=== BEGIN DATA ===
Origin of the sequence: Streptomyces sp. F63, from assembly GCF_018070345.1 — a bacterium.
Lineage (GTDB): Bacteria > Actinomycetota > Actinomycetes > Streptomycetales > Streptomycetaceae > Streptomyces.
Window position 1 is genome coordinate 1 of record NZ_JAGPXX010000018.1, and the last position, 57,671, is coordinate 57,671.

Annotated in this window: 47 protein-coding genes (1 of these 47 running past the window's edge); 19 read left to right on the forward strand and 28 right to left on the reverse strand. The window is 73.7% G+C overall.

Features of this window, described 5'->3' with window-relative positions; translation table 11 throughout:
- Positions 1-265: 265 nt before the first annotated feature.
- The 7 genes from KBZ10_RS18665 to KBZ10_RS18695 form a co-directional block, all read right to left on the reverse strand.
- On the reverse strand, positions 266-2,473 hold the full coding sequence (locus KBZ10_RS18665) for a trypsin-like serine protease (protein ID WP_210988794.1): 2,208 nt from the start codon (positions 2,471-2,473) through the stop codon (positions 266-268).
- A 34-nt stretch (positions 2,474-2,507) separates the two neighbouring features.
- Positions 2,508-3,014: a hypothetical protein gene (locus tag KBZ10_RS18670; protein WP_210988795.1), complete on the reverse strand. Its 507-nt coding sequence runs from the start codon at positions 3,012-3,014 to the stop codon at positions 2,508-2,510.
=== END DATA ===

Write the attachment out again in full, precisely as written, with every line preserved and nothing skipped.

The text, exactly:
Origin of the sequence: Streptomyces sp. F63, from assembly GCF_018070345.1 — a bacterium.
Lineage (GTDB): Bacteria > Actinomycetota > Actinomycetes > Streptomycetales > Streptomycetaceae > Streptomyces.
Window position 1 is genome coordinate 1 of record NZ_JAGPXX010000018.1, and the last position, 57,671, is coordinate 57,671.

Annotated in this window: 47 protein-coding genes (1 of these 47 running past the window's edge); 19 read left to right on the forward strand and 28 right to left on the reverse strand. The window is 73.7% G+C overall.

Features of this window, described 5'->3' with window-relative positions; translation table 11 throughout:
- Positions 1-265: 265 nt before the first annotated feature.
- The 7 genes from KBZ10_RS18665 to KBZ10_RS18695 form a co-directional block, all read right to left on the reverse strand.
- On the reverse strand, positions 266-2,473 hold the full coding sequence (locus KBZ10_RS18665) for a trypsin-like serine protease (protein ID WP_210988794.1): 2,208 nt from the start codon (positions 2,471-2,473) through the stop codon (positions 266-268).
- A 34-nt stretch (positions 2,474-2,507) separates the two neighbouring features.
- Positions 2,508-3,014: a hypothetical protein gene (locus tag KBZ10_RS18670; protein WP_210988795.1), complete on the reverse strand. Its 507-nt coding sequence runs from the start codon at positions 3,012-3,014 to the stop codon at positions 2,508-2,510.